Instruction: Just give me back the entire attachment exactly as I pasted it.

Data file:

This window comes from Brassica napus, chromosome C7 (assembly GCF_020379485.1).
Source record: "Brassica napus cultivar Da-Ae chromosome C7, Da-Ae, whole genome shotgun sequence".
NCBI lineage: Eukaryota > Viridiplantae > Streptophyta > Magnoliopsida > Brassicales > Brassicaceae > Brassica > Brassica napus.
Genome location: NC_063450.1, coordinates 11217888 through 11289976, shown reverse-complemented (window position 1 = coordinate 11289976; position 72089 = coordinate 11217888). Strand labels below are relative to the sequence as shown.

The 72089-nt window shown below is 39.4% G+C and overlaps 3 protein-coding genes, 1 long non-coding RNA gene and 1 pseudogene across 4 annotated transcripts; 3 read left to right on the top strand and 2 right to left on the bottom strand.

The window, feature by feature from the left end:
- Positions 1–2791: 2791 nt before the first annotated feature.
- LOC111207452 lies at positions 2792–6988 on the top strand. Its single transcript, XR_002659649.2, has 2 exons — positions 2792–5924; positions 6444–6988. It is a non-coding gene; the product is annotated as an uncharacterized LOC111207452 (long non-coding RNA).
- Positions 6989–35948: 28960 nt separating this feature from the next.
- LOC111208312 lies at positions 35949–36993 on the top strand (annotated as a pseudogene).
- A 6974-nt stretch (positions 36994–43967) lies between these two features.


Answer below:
This window comes from Brassica napus, chromosome C7 (assembly GCF_020379485.1).
Source record: "Brassica napus cultivar Da-Ae chromosome C7, Da-Ae, whole genome shotgun sequence".
NCBI lineage: Eukaryota > Viridiplantae > Streptophyta > Magnoliopsida > Brassicales > Brassicaceae > Brassica > Brassica napus.
Genome location: NC_063450.1, coordinates 11217888 through 11289976, shown reverse-complemented (window position 1 = coordinate 11289976; position 72089 = coordinate 11217888). Strand labels below are relative to the sequence as shown.

The 72089-nt window shown below is 39.4% G+C and overlaps 3 protein-coding genes, 1 long non-coding RNA gene and 1 pseudogene across 4 annotated transcripts; 3 read left to right on the top strand and 2 right to left on the bottom strand.

The window, feature by feature from the left end:
- Positions 1–2791: 2791 nt before the first annotated feature.
- LOC111207452 lies at positions 2792–6988 on the top strand. Its single transcript, XR_002659649.2, has 2 exons — positions 2792–5924; positions 6444–6988. It is a non-coding gene; the product is annotated as an uncharacterized LOC111207452 (long non-coding RNA).
- Positions 6989–35948: 28960 nt separating this feature from the next.
- LOC111208312 lies at positions 35949–36993 on the top strand (annotated as a pseudogene).
- A 6974-nt stretch (positions 36994–43967) lies between these two features.